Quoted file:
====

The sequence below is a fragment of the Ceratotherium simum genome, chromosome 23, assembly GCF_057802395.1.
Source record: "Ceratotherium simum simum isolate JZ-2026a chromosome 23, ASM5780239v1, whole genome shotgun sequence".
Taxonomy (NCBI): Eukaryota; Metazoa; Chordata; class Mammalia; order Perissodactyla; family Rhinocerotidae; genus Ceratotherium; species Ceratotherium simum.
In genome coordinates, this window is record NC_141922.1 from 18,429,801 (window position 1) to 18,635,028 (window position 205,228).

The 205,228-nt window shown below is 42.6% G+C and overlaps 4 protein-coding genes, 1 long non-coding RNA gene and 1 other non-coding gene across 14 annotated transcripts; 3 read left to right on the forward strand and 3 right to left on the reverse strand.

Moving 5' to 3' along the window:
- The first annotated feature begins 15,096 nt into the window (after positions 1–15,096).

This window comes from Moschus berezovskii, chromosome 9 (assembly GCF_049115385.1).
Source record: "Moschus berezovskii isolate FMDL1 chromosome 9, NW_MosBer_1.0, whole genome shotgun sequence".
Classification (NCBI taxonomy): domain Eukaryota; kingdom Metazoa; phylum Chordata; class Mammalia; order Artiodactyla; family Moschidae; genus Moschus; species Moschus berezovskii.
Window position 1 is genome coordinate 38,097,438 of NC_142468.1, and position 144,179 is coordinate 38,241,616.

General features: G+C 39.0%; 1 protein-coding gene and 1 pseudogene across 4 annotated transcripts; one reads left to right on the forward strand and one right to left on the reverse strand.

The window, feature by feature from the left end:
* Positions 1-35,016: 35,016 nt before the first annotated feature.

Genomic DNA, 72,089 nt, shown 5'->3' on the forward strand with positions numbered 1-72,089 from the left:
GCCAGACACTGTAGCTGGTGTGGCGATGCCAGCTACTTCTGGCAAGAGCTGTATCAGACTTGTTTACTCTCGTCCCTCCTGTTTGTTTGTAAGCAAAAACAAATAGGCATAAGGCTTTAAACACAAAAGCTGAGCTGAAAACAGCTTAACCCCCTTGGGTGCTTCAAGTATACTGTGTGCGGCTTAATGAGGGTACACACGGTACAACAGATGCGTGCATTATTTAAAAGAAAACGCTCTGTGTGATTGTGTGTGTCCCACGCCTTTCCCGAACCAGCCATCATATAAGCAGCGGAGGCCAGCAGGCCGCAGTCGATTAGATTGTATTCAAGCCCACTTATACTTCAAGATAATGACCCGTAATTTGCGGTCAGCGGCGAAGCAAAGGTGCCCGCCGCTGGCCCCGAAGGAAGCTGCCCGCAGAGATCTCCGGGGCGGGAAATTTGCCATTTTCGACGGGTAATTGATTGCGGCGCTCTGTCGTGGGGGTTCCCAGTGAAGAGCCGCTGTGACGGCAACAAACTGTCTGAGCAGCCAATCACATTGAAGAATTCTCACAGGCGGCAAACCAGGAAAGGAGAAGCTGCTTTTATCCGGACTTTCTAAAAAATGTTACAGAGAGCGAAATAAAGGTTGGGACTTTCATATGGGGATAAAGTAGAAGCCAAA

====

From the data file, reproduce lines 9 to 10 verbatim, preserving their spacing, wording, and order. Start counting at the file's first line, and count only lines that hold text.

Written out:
Source record: "Moschus berezovskii isolate FMDL1 chromosome 9, NW_MosBer_1.0, whole genome shotgun sequence".
Classification (NCBI taxonomy): domain Eukaryota; kingdom Metazoa; phylum Chordata; class Mammalia; order Artiodactyla; family Moschidae; genus Moschus; species Moschus berezovskii.